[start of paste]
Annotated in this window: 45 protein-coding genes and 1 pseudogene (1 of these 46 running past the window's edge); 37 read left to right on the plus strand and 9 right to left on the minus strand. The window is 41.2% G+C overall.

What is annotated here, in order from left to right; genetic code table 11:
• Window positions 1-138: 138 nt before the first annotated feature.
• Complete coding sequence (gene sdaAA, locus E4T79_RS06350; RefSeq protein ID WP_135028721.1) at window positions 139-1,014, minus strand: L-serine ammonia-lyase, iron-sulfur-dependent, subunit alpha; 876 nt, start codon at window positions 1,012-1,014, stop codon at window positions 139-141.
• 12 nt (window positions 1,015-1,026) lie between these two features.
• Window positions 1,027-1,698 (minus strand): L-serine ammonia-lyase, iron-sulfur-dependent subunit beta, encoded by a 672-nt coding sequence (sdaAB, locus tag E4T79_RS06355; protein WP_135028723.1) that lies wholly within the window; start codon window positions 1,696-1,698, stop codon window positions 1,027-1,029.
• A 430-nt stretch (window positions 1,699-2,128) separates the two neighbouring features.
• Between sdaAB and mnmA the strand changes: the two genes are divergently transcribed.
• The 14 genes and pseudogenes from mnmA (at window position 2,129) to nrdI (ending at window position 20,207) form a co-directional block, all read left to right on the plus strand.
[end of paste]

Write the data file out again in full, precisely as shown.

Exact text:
Annotated in this window: 45 protein-coding genes and 1 pseudogene (1 of these 46 running past the window's edge); 37 read left to right on the plus strand and 9 right to left on the minus strand. The window is 41.2% G+C overall.

What is annotated here, in order from left to right; genetic code table 11:
• Window positions 1-138: 138 nt before the first annotated feature.
• Complete coding sequence (gene sdaAA, locus E4T79_RS06350; RefSeq protein ID WP_135028721.1) at window positions 139-1,014, minus strand: L-serine ammonia-lyase, iron-sulfur-dependent, subunit alpha; 876 nt, start codon at window positions 1,012-1,014, stop codon at window positions 139-141.
• 12 nt (window positions 1,015-1,026) lie between these two features.
• Window positions 1,027-1,698 (minus strand): L-serine ammonia-lyase, iron-sulfur-dependent subunit beta, encoded by a 672-nt coding sequence (sdaAB, locus tag E4T79_RS06355; protein WP_135028723.1) that lies wholly within the window; start codon window positions 1,696-1,698, stop codon window positions 1,027-1,029.
• A 430-nt stretch (window positions 1,699-2,128) separates the two neighbouring features.
• Between sdaAB and mnmA the strand changes: the two genes are divergently transcribed.
• The 14 genes and pseudogenes from mnmA (at window position 2,129) to nrdI (ending at window position 20,207) form a co-directional block, all read left to right on the plus strand.